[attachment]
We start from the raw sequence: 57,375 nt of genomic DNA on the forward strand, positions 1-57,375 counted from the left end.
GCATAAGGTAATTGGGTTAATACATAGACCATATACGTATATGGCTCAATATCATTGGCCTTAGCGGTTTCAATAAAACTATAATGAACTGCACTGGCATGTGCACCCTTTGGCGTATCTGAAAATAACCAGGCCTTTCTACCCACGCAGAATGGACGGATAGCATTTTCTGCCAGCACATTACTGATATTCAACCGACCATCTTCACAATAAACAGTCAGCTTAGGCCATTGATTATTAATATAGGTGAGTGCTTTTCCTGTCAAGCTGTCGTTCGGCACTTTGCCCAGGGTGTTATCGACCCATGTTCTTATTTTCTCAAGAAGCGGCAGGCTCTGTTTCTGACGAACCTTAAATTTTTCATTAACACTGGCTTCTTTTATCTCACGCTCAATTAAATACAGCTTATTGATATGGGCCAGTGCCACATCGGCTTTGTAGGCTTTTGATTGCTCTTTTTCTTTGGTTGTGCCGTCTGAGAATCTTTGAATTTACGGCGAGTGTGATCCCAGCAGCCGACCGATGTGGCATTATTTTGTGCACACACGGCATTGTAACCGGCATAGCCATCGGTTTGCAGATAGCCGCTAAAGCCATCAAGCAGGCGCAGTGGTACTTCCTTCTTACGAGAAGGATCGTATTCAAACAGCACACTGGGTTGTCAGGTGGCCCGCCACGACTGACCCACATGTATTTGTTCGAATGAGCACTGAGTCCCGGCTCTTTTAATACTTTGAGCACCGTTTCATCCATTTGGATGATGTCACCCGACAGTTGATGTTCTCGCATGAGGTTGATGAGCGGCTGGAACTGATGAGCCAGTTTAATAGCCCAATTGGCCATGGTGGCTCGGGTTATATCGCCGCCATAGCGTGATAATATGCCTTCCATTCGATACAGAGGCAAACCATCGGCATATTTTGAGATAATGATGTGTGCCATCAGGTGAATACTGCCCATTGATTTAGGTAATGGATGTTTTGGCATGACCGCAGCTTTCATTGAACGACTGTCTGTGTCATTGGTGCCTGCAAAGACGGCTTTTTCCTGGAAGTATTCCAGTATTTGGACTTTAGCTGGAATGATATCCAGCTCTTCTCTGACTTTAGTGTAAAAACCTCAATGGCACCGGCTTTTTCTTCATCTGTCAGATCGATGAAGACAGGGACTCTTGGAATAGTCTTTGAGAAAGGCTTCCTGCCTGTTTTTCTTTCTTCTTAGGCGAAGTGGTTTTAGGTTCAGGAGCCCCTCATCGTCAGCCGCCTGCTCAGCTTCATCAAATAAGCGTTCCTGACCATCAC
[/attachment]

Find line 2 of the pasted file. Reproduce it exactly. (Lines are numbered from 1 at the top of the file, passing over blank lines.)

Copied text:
GCATAAGGTAATTGGGTTAATACATAGACCATATACGTATATGGCTCAATATCATTGGCCTTAGCGGTTTCAATAAAACTATAATGAACTGCACTGGCATGTGCACCCTTTGGCGTATCTGAAAATAACCAGGCCTTTCTACCCACGCAGAATGGACGGATAGCATTTTCTGCCAGCACATTACTGATATTCAACCGACCATCTTCACAATAAACAGTCAGCTTAGGCCATTGATTATTAATATAGGTGAGTGCTTTTCCTGTCAAGCTGTCGTTCGGCACTTTGCCCAGGGTGTTATCGACCCATGTTCTTATTTTCTCAAGAAGCGGCAGGCTCTGTTTCTGACGAACCTTAAATTTTTCATTAACACTGGCTTCTTTTATCTCACGCTCAATTAAATACAGCTTATTGATATGGGCCAGTGCCACATCGGCTTTGTAGGCTTTTGATTGCTCTTTTTCTTTGGTTGTGCCGTCTGAGAATCTTTGAATTTACGGCGAGTGTGATCCCAGCAGCCGACCGATGTGGCATTATTTTGTGCACACACGGCATTGTAACCGGCATAGCCATCGGTTTGCAGATAGCCGCTAAAGCCATCAAGCAGGCGCAGTGGTACTTCCTTCTTACGAGAAGGATCGTATTCAAACAGCACACTGGGTTGTCAGGTGGCCCGCCACGACTGACCCACATGTATTTGTTCGAATGAGCACTGAGTCCCGGCTCTTTTAATACTTTGAGCACCGTTTCATCCATTTGGATGATGTCACCCGACAGTTGATGTTCTCGCATGAGGTTGATGAGCGGCTGGAACTGATGAGCCAGTTTAATAGCCCAATTGGCCATGGTGGCTCGGGTTATATCGCCGCCATAGCGTGATAATATGCCTTCCATTCGATACAGAGGCAAACCATCGGCATATTTTGAGATAATGATGTGTGCCATCAGGTGAATACTGCCCATTGATTTAGGTAATGGATGTTTTGGCATGACCGCAGCTTTCATTGAACGACTGTCTGTGTCATTGGTGCCTGCAAAGACGGCTTTTTCCTGGAAGTATTCCAGTATTTGGACTTTAGCTGGAATGATATCCAGCTCTTCTCTGACTTTAGTGTAAAAACCTCAATGGCACCGGCTTTTTCTTCATCTGTCAGATCGATGAAGACAGGGACTCTTGGAATAGTCTTTGAGAAAGGCTTCCTGCCTGTTTTTCTTTCTTCTTAGGCGAAGTGGTTTTAGGTTCAGGAGCCCCTCATCGTCAGCCGCCTGCTCAGCTTCATCAAATAAGCGTTCCTGACCATCAC